Danny: “Little bit. Did I rush it? Felt like I rushed it.”
Rusty: “No, it was good, I liked it.”

Memorable Scene
As with any good entry in this genre, the heist itself — which is less “a scene” and more “the third act”, of course — is the highlight of the movie.

Letting the Side Down
Don Cheadle’s cockney accent is less Guy Ritchie, more Dick Van Dyke. But then, as we know, that’s how cockneys are meant to sound anyway.

Next time…
A pair of less well regarded sequels followed in 2004 and 2007 (ten years ago! Time flies), while an all-female spin-off is out next summer.

Verdict

As slick and stylish now as it was a decade-and-a-half ago, Steven Soderbergh’s remake of the Rat Pack comedy-thriller is that rarest of all things in moviedom: a remake that’s better than the original. Apparently Soderbergh said that he saw this as an opportunity to give audiences “pleasure from beginning to end… a movie that you just surrender to, without embarrassment and without regret.” Well, he nailed it. It’s a film packed with likeable characters, memorable lines, snazzy direction, cool music cues, and the raison d’être of a heist movie: a final act that pulls the wool over the audience’s eyes. It’s pretty much perfect entertainment.

Fast & Furious 7 (2015)

aka Furious Seven

2016 #52
James Wan | 132 mins | streaming (HD) | 2.35:1 | USA, Japan & China / English | 12 / PG-13

Fast & Furious 7The franchise that can never make up its mind about what each instalment’s called continues with its most outrageously ludicrous entry yet.

Picking up from the events of the last one, this time our ‘family’ of car-racing heisters are targeted by their previous enemy’s brother, Deckard Shaw (Jason Statham). After Shaw’s first attempt to kill our heroes fails, they’re recruited by covert ops agent Mr Nobody (Kurt Russell) to obtain a computer surveillance program, on the promise that, if they’re successful, Nobody will help them deal with Shaw. Because when you’re in charge of a covert ops team, you don’t have your own guys for that kind of thing. Anyway, this leads us on a globe-trotting mission that involves things like parachuting cars into Azerbaijan and using cars to leap between skyscrapers in Abu Dhabi.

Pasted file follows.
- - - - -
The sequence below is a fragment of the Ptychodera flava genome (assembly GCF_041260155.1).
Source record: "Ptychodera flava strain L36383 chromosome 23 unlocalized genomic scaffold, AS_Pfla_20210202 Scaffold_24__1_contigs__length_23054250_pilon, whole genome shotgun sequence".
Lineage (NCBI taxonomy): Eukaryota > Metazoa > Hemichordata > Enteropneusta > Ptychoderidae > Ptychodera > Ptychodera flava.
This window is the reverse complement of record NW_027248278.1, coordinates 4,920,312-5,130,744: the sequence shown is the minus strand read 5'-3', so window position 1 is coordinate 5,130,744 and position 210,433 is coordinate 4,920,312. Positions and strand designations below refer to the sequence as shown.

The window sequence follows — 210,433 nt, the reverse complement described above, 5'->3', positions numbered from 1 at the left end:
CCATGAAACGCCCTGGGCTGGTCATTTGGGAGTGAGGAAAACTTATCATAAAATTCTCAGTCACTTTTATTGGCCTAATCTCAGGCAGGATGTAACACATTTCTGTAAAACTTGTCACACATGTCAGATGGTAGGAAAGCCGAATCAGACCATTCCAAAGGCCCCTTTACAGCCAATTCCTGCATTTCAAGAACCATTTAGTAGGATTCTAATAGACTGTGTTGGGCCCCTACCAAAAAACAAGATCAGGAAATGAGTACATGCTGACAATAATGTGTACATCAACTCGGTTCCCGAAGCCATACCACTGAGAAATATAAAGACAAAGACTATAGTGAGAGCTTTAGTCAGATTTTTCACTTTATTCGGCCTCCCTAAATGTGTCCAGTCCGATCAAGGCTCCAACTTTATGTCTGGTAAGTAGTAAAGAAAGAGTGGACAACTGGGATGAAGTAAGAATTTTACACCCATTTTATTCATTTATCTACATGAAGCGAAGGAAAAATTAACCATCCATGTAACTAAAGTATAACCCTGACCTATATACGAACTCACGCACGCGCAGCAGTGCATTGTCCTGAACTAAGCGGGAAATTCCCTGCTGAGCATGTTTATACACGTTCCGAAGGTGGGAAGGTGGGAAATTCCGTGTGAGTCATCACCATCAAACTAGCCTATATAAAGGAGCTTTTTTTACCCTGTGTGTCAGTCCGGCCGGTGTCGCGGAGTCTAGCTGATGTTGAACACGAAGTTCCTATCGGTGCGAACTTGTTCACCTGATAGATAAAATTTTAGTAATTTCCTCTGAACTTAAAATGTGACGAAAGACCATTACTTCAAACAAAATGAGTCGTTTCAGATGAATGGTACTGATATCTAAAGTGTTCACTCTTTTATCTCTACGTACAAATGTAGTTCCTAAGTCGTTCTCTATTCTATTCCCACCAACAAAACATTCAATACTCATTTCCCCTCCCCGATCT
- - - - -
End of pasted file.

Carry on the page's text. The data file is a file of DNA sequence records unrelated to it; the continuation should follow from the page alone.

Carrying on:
So yes, the action is ridiculous and implausible. Even the stuff that doesn’t seem physically impossible is overblown. But it’s so ludicrous that the film can’t possibly be trying to claim it’s real anymore, and therefore it kind of works — they’ve committed to it. Though anyone who started out enjoying this series for its broadly-realistic car-racing thrills must be pretty disappointed in it by this point.

Despite that, the series is beginning to feel increasingly “fans only”. That’s the way of all things these days, I suppose. Long gone are the days when movie series aimed at accessibility, each entry fundamentally a standalone adventure for a popular hero. Serialisation is the new discreteness, and it pays dividends for Marvel and, indeed, for Fast & Furious: in the same year as the return of Star Wars, the return of Jurassic Park, the return of the Avengers, the return of James Bond, and the return to form of Pixar, Furious 7 was still the third highest-grossing film worldwide, and sixth of all time.

But I still find it remarkable how well it did at the box office, because while most of those other films are actually very accessible to newcomers, this is resolutely a film for those well-versed in the franchise. Its story joins the dots between several previous films — as far back as Tokyo Drift, four films and nine years ago — but seems to assume you’ll know what those dots contain, because it only shows the joins. Even as someone who knows what events are being linked (that Tokyo Drift connection has been long-awaited!), it feels a bit disconnected and piecemeal. And it doesn’t help anyone that Tokyo Drift’s Lucas Black looks like he’s aged every single day of the nine years since his last appearance…